Saturday, 3 December 2016

Politics After Richmond

Late to the comment party, but whatevs. Zac Goldsmith thoroughly deserved to have his arse handed to him, even if it depended on the Liberal Democrats to get it done. His "independent challenge" to the Conservatives was successfully undermined by his own stupidity. Having the local association back him, making sure the Tory party proper didn't field a candidate, getting all his mates from the Commons to come down and campaign for him and then, the piece de resistance, not ruling out rejoining the Tories, the fool didn't so much as get found out as paraded his cynicism.

The by-election raises lots of questions for labour movement, not least so-called "tribalism" and the feasibility (as well as desirability) of a progressive alliance between centre left opponents of the Tories - which would encompass Labour, the LibDems, Greens, SNP, and Plaid Cymru. But we'll leave that for another time seeing as it won't be going away. There are three take homes from yesterday's results, and they are:

1. No early general election, and by early I mean one next year. What happened on Thursday can only reinforce Theresa May's snail-slow cautiousness. Going early while tempers are fraying over Brexit and with the initiative lying with her opponents appears foolish. Yes, there were special circumstances in Richmond thanks to being one of the country's most pro-Remain constituencies and having a history of substantial LibDem support before Goldsmith took it in 2010, but there was also the huge swing in Witney towards the yellows. And there's LibDem momentum in local by-elections, which also saw them take another council seat off the Tories on Thursday night. If I was looking for excuses to tarry, the idea of the LibDems taking back a good chunk of the seats they lost to the Tories last year cannot be ruled out. And with them goes the majority. May would not stake her future on scooping up more seats from Labour by way of compensation.

2. Sarah Olney's victory definitely breaks UKIP's hold on the protest-party-of-choice franchise. After the last "normal" by-election in Corby, UKIP have consistently come second (or first in the cases of Douglas Carswell and Mark Reckless). Witney broke the pattern, and Richmond rubs it in. Not unreasonably, one might assume these are not natural UKIP territory, but neither was Eastleigh where Diane James put the frighteners on the LibDems. What's more, UKIP here stood aside and endorsed Goldsmith. This move that had no discernible impact on the outcome whatsoever, and exactly what you would expect to happen if their vote share was in decline, which it is. Kippers can shrug it off with their claims to be targeting Labour seats but having tried it for years, it remains a case of so far, so patchy.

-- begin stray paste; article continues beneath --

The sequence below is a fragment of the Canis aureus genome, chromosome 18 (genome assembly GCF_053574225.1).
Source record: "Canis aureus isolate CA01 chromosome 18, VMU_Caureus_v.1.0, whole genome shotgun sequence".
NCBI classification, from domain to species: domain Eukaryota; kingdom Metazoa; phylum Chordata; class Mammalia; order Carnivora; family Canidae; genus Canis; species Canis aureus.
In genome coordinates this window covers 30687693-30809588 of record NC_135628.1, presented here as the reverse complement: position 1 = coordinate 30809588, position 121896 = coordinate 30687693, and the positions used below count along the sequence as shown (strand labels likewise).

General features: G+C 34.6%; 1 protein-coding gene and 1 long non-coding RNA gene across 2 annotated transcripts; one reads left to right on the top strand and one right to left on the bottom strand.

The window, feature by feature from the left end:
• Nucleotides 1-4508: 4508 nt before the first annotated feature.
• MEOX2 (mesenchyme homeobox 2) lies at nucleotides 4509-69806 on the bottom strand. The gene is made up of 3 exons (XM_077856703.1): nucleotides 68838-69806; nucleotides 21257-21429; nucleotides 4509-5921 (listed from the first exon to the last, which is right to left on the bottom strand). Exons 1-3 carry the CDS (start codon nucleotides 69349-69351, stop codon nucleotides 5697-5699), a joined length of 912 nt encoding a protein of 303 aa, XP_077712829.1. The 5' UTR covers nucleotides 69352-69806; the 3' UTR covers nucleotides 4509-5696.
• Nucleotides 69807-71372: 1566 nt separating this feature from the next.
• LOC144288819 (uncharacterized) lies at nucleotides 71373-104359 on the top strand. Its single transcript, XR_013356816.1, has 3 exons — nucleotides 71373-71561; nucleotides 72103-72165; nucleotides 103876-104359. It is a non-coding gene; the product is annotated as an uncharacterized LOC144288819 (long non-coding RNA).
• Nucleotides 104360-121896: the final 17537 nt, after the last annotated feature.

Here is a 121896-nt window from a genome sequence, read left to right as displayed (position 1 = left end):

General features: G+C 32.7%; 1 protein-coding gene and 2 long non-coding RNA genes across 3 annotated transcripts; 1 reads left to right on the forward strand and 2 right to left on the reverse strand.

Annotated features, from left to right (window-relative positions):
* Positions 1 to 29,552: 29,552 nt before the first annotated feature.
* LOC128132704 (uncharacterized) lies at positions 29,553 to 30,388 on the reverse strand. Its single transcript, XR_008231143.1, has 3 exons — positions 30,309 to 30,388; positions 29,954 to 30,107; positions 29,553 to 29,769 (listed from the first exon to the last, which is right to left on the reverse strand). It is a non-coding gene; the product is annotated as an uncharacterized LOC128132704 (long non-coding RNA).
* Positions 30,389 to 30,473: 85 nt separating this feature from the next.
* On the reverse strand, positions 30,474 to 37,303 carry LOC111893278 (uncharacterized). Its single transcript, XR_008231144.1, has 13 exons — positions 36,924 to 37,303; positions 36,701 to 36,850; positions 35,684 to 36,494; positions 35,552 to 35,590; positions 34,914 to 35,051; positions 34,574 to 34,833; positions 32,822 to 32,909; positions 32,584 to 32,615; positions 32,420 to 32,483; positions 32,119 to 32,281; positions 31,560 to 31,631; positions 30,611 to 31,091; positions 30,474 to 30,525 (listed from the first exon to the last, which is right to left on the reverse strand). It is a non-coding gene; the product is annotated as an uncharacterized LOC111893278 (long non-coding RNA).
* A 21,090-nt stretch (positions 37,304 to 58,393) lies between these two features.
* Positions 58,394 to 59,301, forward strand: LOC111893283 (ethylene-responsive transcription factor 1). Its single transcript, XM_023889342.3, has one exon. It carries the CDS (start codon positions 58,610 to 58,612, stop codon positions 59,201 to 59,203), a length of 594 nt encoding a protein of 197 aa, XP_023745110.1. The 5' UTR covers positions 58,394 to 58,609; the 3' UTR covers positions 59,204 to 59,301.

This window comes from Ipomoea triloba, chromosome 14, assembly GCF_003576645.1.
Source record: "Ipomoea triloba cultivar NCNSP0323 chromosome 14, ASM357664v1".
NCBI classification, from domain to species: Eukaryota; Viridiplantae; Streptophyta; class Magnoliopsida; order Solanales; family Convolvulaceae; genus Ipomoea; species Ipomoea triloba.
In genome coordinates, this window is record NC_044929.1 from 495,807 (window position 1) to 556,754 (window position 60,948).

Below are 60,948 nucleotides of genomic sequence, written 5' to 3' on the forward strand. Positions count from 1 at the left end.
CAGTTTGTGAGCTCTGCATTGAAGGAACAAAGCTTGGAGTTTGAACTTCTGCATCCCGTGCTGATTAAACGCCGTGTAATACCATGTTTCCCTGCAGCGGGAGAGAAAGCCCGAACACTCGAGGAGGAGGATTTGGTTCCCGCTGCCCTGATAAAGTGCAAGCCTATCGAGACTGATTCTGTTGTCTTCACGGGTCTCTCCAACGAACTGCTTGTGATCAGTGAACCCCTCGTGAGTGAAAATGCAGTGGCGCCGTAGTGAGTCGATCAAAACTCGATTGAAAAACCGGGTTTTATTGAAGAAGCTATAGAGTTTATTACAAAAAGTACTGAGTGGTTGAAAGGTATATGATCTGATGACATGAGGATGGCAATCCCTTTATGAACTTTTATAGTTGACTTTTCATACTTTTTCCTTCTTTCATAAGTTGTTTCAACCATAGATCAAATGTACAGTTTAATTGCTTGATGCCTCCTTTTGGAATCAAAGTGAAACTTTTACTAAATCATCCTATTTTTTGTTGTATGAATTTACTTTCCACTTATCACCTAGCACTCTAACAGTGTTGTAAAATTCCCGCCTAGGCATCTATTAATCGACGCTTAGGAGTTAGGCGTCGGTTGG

3. More serious are the issues for Labour. It would be ridiculous to blame Jeremy Corbyn for Labour's lost deposit and vote that came in under the local constituency party membership. Even Tony Blair could only muster 12.6% of the vote in 1997. But it points to a danger as well. Labour have to perform a tricky balancing act. Two thirds of Labour voters may voted Remain back in June, but also two thirds of constituencies held by Labour MPs voted Leave. We cannot be seen to be going around appearing to thwart the public's verdict in the same way the LibDems can, but nor should we try and steal the Prime Minister's rhetoric about making everything a success. Labour must stake out its own Brexit scepticism that explicitly states to our core support that the party wants a deal that protects working class interests, and will scrutinise, criticise, and publicise its own positions to this end. A deal that seeks to foist the costs of Brexit onto our people is not acceptable, and we should clearly say so instead of shilly shallying about. Keir Stamer's 170 questions was a useful stunt and a good start, but we need to convert that from the discourse of the wonks into the language of the people. If we don't, the LibDems will move to monopolise this territory and reap the benefits, with potentially disastrous consequences for us.


Anonymous said...

The 'four take homes' seem to stop at 3...

Phil said...

Written in invisible ink ...

Now rectified.

asquith said...

People, especially the more highly educated sections of the populace, are tired of Dismay's tendresse for the 14% and scorn for the 16,141,241.

They seek a forward-thinking, reality-based, open, liberal direction for our country, which actually would benefit people of all classes and races, unlike the catastrophe that "loyalists" and "patriots" are leading us into.

Given the abject failure of Comrade Corbyn to offer anything to such people, or to reconnect with erstwhile Leave voters who are waking up to their betrayal, you can expect many more results of this kind.

If you don't like nationalism or the facile Panglossianism of Brexshitters, but want to truly take this country forward, in short if you're a genuine patriot, you've only got one place to go.

asquith said...

In the case of Zac, he has made a series of mistakes but there are plenty of redeeming features too.

Not just on the third runway, an issue on which he was right (and I'm glad that the real opposition will be opposing this in the form of Sarah Olney), but across the board he has been promoting environmental causes.